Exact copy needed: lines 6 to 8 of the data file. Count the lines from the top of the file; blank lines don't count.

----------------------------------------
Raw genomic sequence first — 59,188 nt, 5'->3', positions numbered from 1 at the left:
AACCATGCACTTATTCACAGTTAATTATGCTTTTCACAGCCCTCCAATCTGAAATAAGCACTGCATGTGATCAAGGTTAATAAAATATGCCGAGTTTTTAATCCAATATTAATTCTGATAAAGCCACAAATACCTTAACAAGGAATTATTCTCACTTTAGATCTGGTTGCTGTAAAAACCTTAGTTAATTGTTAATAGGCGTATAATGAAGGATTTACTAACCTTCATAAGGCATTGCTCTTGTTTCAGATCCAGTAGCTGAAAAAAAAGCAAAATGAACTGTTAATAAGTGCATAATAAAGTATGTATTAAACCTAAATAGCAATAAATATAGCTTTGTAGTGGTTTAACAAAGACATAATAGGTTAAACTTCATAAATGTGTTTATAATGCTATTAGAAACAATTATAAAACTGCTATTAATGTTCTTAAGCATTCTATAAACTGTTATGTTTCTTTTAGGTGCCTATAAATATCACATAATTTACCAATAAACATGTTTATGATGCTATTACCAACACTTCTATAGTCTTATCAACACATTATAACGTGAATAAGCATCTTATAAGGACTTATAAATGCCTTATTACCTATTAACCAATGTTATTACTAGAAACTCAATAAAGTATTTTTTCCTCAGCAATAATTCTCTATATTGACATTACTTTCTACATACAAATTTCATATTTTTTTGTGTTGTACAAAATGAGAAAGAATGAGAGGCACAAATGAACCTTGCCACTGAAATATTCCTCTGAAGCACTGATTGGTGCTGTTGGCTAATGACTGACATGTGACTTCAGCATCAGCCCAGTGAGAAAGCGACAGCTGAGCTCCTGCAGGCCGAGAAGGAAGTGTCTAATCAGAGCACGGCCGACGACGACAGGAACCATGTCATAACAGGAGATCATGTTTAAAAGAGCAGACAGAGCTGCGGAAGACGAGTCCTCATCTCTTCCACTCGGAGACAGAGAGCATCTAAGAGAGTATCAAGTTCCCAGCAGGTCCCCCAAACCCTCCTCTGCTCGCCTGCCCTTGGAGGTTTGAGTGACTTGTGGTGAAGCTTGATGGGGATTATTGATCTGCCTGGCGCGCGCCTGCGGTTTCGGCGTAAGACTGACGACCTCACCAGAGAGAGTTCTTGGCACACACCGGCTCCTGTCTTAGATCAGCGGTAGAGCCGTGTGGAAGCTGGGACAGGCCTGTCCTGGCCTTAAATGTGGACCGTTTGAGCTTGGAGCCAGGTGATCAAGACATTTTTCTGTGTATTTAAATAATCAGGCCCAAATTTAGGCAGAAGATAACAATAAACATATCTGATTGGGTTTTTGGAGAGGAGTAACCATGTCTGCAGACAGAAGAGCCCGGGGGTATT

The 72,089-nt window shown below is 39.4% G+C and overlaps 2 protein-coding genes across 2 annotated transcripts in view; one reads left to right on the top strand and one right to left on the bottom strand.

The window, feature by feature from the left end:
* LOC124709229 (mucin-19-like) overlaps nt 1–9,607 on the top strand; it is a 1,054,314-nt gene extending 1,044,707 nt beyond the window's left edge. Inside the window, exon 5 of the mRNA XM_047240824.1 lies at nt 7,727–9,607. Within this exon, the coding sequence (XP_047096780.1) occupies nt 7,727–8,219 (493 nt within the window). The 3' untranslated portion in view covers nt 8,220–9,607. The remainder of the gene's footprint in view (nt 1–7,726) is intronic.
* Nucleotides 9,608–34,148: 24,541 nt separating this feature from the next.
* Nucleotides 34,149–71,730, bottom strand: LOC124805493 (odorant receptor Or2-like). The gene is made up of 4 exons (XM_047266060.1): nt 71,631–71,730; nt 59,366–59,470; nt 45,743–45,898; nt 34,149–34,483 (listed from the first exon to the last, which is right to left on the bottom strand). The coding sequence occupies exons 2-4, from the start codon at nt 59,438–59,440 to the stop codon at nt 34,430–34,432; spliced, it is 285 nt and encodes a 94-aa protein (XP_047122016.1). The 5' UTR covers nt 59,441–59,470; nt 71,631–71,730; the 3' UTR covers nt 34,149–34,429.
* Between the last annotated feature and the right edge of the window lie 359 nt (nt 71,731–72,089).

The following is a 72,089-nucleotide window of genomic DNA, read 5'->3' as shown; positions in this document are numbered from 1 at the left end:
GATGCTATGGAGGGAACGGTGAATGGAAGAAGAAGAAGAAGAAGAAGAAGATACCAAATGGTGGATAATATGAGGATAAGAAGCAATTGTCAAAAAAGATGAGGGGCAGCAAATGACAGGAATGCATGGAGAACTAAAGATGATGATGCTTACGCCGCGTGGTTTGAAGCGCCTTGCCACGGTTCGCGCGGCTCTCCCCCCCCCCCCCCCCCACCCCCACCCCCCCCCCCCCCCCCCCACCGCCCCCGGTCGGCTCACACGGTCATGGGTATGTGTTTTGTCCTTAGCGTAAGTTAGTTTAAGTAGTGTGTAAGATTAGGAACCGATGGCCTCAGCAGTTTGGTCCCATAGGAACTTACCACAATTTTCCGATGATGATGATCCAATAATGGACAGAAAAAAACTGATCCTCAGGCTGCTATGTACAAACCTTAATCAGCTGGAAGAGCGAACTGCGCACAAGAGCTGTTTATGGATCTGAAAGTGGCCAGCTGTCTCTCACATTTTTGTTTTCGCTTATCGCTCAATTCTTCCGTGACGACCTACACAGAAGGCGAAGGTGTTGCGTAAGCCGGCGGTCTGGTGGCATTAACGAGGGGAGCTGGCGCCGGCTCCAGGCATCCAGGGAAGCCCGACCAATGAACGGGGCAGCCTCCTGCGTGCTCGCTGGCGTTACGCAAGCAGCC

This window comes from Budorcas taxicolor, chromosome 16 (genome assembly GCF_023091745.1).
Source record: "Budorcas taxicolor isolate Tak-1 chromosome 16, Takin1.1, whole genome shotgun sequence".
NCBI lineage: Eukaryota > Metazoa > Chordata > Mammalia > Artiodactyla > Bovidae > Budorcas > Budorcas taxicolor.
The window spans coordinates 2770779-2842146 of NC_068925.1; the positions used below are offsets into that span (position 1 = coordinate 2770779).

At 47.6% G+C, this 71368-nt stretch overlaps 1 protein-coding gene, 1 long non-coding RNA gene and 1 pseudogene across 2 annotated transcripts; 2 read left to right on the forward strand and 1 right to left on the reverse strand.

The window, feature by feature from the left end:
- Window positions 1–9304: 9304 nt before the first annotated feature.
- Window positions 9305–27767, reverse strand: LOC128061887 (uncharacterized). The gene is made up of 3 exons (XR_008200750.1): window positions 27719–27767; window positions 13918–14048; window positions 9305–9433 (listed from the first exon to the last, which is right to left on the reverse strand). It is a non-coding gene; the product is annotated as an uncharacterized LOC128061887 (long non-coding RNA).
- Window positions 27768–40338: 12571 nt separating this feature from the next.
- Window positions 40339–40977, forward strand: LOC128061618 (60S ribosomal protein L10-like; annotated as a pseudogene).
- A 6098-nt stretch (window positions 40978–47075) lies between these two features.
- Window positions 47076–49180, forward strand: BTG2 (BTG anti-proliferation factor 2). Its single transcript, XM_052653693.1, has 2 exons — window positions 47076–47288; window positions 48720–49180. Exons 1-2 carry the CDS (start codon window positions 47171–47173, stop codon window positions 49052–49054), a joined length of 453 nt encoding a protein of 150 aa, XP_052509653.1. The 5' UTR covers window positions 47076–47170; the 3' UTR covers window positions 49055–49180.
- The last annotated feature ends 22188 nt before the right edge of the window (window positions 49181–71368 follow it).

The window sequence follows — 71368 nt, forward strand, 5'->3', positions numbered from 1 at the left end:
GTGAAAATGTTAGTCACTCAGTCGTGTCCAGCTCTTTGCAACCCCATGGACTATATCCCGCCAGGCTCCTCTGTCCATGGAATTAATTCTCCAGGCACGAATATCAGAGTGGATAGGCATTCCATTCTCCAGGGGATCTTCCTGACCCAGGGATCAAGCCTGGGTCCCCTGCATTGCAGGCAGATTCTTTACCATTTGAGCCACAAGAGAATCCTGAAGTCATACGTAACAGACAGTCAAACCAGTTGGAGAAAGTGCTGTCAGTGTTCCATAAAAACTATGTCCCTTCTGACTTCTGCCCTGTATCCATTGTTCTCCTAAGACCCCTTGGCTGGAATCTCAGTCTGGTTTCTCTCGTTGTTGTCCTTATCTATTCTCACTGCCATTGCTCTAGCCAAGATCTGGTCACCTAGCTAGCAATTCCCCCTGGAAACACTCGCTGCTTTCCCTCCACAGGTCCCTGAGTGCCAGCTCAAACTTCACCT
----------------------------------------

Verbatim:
* Nucleotides 9,608–34,148: 24,541 nt separating this feature from the next.
* Nucleotides 34,149–71,730, bottom strand: LOC124805493 (odorant receptor Or2-like). The gene is made up of 4 exons (XM_047266060.1): nt 71,631–71,730; nt 59,366–59,470; nt 45,743–45,898; nt 34,149–34,483 (listed from the first exon to the last, which is right to left on the bottom strand). The coding sequence occupies exons 2-4, from the start codon at nt 59,438–59,440 to the stop codon at nt 34,430–34,432; spliced, it is 285 nt and encodes a 94-aa protein (XP_047122016.1). The 5' UTR covers nt 59,441–59,470; nt 71,631–71,730; the 3' UTR covers nt 34,149–34,429.
* Between the last annotated feature and the right edge of the window lie 359 nt (nt 71,731–72,089).